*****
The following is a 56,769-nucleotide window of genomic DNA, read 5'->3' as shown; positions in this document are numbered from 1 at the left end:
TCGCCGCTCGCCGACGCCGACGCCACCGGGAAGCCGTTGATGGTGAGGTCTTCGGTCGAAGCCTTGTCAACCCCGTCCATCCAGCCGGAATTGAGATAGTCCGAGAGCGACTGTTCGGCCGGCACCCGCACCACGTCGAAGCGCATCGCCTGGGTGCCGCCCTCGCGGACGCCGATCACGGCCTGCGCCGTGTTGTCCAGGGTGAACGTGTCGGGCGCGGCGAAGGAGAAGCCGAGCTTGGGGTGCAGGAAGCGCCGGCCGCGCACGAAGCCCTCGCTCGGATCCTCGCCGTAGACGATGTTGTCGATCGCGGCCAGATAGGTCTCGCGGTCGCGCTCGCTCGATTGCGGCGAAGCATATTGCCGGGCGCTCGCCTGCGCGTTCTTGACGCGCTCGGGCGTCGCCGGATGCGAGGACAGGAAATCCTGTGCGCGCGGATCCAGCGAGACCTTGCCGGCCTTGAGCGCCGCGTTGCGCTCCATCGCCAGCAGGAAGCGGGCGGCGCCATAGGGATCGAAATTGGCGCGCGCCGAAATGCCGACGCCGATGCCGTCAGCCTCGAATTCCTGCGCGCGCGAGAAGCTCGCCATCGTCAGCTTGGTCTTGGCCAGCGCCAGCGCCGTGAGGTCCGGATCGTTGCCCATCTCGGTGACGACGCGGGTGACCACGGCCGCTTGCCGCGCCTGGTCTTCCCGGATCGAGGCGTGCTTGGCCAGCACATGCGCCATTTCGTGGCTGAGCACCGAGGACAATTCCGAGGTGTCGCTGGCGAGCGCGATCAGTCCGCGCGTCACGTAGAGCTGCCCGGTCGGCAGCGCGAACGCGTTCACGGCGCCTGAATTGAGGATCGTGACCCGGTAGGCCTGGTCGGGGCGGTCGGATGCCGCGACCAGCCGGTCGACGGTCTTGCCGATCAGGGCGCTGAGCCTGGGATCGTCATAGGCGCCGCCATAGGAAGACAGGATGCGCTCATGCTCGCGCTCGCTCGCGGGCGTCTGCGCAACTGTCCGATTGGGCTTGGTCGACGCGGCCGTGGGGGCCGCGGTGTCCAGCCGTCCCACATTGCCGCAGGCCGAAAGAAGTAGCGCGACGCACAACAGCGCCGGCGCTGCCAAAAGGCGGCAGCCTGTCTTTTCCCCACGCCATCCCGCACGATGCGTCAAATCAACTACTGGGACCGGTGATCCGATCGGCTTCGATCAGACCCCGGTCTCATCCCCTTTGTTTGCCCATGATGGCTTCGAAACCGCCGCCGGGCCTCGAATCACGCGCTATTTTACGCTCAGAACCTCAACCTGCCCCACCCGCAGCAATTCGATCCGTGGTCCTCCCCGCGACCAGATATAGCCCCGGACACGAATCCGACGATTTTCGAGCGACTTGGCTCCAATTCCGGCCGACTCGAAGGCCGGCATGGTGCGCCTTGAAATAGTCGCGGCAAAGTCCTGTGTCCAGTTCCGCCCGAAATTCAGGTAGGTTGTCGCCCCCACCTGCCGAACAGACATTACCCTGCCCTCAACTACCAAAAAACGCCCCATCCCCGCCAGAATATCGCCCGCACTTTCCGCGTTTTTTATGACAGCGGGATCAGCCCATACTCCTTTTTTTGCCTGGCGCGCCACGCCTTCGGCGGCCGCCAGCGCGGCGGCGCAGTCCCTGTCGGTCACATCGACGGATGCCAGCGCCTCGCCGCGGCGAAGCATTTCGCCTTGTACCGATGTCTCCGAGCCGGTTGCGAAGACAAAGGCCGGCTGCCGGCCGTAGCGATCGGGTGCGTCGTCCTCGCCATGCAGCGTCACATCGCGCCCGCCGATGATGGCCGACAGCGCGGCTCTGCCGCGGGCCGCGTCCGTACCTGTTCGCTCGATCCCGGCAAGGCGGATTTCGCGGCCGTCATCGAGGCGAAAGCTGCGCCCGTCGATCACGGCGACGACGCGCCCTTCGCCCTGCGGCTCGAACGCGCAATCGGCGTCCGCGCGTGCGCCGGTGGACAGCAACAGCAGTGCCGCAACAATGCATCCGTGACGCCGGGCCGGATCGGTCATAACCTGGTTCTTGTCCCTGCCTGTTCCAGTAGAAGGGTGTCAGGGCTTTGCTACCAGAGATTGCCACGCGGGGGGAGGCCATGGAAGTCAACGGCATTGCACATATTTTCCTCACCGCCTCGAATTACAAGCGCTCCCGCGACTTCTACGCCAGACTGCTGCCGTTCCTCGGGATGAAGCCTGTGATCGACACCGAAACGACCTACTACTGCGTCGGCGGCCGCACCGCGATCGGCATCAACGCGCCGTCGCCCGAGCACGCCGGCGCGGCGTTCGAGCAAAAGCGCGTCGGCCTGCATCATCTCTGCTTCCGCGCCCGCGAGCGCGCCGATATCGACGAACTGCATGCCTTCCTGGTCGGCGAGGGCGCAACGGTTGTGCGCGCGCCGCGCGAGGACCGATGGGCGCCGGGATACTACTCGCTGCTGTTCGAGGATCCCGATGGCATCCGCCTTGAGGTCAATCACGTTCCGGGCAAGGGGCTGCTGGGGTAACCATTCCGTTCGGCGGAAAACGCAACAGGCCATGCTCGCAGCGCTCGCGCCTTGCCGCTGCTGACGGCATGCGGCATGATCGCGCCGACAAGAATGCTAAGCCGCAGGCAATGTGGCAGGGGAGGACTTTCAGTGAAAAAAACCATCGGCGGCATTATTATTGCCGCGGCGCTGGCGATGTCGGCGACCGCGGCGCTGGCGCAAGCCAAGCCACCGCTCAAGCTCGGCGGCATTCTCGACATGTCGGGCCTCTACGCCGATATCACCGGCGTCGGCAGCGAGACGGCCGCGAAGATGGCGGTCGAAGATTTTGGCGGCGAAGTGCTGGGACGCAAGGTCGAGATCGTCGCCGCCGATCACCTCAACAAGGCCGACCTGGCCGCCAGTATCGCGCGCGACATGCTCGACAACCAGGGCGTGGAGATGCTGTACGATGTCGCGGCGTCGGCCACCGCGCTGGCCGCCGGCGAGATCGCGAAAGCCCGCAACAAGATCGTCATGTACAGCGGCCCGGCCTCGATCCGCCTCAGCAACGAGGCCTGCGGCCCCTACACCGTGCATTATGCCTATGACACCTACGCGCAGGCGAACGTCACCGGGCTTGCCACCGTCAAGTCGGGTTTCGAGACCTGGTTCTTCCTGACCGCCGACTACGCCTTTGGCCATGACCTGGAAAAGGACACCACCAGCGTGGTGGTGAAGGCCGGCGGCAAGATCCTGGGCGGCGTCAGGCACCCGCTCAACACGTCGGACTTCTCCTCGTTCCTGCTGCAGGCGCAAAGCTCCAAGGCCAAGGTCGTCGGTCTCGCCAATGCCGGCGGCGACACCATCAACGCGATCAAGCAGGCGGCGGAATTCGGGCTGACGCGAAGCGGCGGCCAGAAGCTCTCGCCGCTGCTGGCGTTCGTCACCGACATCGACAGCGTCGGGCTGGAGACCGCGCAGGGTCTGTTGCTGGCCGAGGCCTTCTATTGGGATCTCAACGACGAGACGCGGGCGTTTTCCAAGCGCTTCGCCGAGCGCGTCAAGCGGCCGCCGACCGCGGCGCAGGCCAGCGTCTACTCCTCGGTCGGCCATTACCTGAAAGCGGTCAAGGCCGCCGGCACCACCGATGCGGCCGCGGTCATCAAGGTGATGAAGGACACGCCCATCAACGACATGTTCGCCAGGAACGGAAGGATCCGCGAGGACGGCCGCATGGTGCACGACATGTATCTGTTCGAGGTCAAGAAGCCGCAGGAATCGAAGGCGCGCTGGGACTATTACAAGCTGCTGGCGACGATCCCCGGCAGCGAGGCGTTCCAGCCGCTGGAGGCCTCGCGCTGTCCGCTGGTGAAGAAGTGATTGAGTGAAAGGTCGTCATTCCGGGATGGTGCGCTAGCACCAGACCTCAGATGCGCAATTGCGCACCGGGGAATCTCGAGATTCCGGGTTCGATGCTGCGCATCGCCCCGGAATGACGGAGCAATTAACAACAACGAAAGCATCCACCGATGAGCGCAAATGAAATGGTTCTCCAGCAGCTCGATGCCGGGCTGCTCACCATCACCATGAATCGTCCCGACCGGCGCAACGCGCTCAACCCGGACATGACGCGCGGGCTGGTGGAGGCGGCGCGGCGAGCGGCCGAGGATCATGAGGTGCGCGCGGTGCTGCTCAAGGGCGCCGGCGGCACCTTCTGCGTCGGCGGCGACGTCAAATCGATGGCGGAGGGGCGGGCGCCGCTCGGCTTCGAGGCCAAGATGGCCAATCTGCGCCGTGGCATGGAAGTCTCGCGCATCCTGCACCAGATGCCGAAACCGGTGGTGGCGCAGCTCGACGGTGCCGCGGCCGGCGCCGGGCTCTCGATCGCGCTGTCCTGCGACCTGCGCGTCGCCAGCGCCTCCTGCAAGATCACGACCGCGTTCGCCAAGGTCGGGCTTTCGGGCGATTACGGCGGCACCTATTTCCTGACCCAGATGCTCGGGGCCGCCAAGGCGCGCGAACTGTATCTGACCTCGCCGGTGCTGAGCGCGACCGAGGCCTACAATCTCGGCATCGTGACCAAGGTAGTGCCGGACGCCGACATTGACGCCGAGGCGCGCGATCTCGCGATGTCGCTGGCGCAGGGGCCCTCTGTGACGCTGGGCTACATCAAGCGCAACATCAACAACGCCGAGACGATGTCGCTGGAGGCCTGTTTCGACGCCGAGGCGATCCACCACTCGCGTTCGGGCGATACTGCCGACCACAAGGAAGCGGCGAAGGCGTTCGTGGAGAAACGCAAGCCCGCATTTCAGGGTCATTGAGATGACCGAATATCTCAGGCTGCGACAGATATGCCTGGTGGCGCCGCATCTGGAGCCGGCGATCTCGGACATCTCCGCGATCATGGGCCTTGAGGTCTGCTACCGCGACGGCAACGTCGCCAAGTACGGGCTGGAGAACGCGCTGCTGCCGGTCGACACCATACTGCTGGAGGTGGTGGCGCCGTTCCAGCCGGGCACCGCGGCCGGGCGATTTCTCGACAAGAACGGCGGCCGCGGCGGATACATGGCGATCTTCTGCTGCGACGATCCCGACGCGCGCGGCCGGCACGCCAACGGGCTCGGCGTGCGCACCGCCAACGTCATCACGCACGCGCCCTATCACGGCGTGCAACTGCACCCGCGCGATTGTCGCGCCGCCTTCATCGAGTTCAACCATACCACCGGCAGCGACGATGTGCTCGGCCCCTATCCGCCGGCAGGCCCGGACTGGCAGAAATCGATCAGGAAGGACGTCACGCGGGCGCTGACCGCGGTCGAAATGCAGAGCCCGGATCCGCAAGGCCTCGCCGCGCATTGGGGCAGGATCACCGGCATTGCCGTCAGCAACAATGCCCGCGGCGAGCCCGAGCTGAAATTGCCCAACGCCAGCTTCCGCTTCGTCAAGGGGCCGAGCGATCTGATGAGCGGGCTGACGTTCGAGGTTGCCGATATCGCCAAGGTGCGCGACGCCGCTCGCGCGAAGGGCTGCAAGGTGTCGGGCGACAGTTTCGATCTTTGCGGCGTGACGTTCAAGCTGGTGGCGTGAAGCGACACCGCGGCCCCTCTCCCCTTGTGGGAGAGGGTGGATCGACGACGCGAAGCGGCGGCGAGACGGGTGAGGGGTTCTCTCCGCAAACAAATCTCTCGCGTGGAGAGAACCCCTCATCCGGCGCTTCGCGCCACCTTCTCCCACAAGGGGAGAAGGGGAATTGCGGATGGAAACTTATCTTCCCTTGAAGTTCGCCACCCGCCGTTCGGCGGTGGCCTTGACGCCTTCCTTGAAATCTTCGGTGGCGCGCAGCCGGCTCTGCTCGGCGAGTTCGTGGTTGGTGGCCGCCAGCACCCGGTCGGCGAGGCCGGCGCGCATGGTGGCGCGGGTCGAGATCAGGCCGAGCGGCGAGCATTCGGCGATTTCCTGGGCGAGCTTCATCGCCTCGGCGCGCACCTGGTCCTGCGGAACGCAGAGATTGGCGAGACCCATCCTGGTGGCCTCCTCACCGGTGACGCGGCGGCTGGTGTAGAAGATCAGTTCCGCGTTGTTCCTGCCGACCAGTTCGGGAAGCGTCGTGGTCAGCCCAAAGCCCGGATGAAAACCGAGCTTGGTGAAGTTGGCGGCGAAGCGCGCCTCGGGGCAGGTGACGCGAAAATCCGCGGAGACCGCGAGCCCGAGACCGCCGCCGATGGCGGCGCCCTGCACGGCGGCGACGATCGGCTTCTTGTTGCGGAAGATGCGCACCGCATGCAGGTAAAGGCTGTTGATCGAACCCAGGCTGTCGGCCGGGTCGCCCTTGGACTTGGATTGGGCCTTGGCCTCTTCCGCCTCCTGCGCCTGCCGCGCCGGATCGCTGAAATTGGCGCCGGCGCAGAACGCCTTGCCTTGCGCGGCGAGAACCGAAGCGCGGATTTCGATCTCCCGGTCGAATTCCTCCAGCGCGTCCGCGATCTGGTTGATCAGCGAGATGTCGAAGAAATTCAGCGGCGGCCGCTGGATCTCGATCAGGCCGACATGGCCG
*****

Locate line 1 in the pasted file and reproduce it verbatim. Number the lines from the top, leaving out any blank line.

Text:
The following is a 56,769-nucleotide window of genomic DNA, read 5'->3' as shown; positions in this document are numbered from 1 at the left end: